Tennis + digital technologies: tie-break!


The Wimbledon Lawn Tennis Museum in London has just reopened, with new digital ways of recording the past, and features a spectacular cinematic experience. 3D film images curve around audiences, explaining the science behind tennis and visually marking the sport’s history. It’s like stepping into a tennis, time-warping tunnel. The

Museum’s use of digital media is changing the way we recollect and delve into the past.


The Wimbledon Museum contains digital displays tracing the history of lawn tennis. A cinema with 3-D effects explains the science of the game, a holograph of John McEnroe roams the dressing room, interviews with players are broadcast on TV screens and an interactive area allows visitors to handle racquets, test their reaction skills in simulation games and have their picture taken with the singles trophies.

New additions to the memorabilia collections include outfits worn in the 2011 Championships by winners Novak Djokovic and Petra Kvitova. CentreCourt360 provides a viewing platform offering a 360° view of the arena. New displays include an exhibition dedicated to Fred Perry, featuring the player’s shorts and cigarette box.

Moreover, Wimbledon Lawn Tennis Museum is known for creating a new interactive touch screen experience, What’s in Store, which was opened in December 2010.

While the Museum displays a great deal of Wimbledon’s emotion and memorabilia, What’s In Store? gives visitors a chance to further see a selection of the items we have on file. Not only will visitors be able to see these objects but will also be able to enlarge, move, shuffle, and compare them.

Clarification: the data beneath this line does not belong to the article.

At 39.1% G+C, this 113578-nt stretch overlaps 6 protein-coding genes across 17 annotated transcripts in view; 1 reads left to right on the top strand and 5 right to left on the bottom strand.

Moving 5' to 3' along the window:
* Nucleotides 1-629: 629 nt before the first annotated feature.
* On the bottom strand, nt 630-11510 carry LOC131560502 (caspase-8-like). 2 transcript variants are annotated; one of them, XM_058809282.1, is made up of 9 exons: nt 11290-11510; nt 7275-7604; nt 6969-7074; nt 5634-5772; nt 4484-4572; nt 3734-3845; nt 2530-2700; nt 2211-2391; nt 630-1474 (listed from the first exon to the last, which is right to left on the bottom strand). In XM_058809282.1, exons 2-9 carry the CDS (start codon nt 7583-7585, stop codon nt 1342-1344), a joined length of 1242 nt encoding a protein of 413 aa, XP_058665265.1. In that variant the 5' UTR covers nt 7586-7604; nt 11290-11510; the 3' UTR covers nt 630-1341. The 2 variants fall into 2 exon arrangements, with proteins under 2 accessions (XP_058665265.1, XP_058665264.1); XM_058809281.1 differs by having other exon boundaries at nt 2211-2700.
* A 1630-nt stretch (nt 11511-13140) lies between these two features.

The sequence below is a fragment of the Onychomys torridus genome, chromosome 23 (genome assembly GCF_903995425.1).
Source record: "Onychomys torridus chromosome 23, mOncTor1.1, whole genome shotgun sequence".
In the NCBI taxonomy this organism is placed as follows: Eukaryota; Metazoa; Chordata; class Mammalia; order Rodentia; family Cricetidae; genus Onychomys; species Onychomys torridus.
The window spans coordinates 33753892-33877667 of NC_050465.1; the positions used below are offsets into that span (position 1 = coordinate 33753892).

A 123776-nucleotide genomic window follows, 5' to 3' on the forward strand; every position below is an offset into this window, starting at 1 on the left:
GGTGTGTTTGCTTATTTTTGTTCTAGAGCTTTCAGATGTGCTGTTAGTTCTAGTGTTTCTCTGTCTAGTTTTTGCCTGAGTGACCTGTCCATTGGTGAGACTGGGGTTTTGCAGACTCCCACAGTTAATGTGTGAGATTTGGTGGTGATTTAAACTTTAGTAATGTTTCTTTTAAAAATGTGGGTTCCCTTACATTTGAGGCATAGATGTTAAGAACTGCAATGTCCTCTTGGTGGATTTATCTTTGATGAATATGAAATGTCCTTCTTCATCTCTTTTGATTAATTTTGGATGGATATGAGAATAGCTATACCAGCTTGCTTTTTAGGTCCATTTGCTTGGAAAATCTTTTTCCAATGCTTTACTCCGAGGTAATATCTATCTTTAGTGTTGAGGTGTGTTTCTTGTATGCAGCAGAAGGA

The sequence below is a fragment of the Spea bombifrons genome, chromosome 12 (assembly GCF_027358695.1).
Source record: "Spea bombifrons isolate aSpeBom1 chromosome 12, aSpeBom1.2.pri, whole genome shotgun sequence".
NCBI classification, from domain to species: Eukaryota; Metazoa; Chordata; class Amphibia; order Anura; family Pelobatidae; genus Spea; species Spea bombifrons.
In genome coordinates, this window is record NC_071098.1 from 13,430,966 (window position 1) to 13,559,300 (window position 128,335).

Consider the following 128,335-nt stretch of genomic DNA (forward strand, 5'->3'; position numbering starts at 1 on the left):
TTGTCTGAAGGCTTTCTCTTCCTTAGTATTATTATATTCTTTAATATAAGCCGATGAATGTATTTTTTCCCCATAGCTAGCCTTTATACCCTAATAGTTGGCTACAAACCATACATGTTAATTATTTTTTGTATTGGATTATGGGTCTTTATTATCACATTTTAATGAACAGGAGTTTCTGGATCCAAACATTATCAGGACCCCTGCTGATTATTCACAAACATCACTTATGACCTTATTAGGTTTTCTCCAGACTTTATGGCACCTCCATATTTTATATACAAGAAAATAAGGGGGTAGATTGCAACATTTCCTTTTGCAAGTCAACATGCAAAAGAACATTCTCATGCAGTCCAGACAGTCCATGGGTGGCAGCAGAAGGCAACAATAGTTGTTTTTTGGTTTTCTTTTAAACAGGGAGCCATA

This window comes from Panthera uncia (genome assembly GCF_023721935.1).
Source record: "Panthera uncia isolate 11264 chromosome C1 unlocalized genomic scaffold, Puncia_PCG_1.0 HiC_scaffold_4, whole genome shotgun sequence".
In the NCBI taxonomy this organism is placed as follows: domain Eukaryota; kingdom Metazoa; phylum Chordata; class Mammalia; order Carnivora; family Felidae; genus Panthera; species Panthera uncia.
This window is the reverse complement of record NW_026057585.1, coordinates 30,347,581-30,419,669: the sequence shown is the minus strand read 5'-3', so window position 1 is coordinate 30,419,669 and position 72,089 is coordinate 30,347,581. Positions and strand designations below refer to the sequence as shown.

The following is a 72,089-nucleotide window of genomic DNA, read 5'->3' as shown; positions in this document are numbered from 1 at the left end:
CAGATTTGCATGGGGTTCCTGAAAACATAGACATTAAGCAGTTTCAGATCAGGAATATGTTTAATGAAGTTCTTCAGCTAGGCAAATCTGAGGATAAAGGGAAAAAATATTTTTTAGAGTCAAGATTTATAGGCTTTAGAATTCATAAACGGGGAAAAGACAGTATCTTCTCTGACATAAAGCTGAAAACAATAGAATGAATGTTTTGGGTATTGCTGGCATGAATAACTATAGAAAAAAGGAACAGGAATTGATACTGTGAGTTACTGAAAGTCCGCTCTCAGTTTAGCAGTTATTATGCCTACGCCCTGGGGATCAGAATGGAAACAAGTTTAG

Users can choose from six tabs to explore objects in the following categories: Medals, Posters, Jewellery, Food and Drink, Shoes, and Oddballs. Each tab includes 20 objects with a short description and multiple images of each. Visitors can also get a chance to see behind the scenes and to find out how the Museum stores and looks after its thousands of objects, which cannot be all displayed.

Whether visitors are interested in the history of medals, fashion, or looking at fun pictures of things in the shape of tennis balls, this interactive is appealing to everyone.

Wimbledon hosts some of the world’s best tennis that is rich in history and quintessentially British. Supporting this, Wimbledon Lawn Tennis Museum presents the past, present and future of the sport and has set its sights on becoming the ultimate destination for tennis fans around the world.

In  facts, the Museum has always been working for worldwide access, also featuring an audio tour to guide visitors around and immerse them in a multi-sensory experience. The tour was produced  English, French, German, Spanish, Italian, Russian, Mandarin and Japanese as well as for visually impaired.

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